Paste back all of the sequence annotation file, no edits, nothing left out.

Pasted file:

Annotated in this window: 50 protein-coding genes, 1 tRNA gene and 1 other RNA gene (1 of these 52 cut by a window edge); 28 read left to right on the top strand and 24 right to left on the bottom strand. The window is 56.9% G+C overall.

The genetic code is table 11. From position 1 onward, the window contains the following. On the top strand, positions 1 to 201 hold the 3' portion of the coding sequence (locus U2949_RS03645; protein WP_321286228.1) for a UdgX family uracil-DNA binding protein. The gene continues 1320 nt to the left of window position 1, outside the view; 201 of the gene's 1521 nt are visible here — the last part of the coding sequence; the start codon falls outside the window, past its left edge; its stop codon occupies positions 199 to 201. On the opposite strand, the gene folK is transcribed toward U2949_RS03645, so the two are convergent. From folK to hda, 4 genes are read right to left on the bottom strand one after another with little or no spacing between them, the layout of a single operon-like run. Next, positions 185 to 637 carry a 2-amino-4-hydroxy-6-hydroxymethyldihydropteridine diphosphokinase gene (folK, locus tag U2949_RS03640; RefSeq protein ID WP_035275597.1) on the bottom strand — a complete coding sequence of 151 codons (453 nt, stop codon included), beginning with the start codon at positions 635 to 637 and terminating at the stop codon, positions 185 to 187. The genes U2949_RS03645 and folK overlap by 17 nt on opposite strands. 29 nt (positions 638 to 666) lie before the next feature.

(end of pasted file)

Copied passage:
Annotated in this window: 50 protein-coding genes, 1 tRNA gene and 1 other RNA gene (1 of these 52 cut by a window edge); 28 read left to right on the top strand and 24 right to left on the bottom strand. The window is 56.9% G+C overall.

The genetic code is table 11. From position 1 onward, the window contains the following. On the top strand, positions 1 to 201 hold the 3' portion of the coding sequence (locus U2949_RS03645; protein WP_321286228.1) for a UdgX family uracil-DNA binding protein. The gene continues 1320 nt to the left of window position 1, outside the view; 201 of the gene's 1521 nt are visible here — the last part of the coding sequence; the start codon falls outside the window, past its left edge; its stop codon occupies positions 199 to 201. On the opposite strand, the gene folK is transcribed toward U2949_RS03645, so the two are convergent. From folK to hda, 4 genes are read right to left on the bottom strand one after another with little or no spacing between them, the layout of a single operon-like run. Next, positions 185 to 637 carry a 2-amino-4-hydroxy-6-hydroxymethyldihydropteridine diphosphokinase gene (folK, locus tag U2949_RS03640; RefSeq protein ID WP_035275597.1) on the bottom strand — a complete coding sequence of 151 codons (453 nt, stop codon included), beginning with the start codon at positions 635 to 637 and terminating at the stop codon, positions 185 to 187. The genes U2949_RS03645 and folK overlap by 17 nt on opposite strands. 29 nt (positions 638 to 666) lie before the next feature.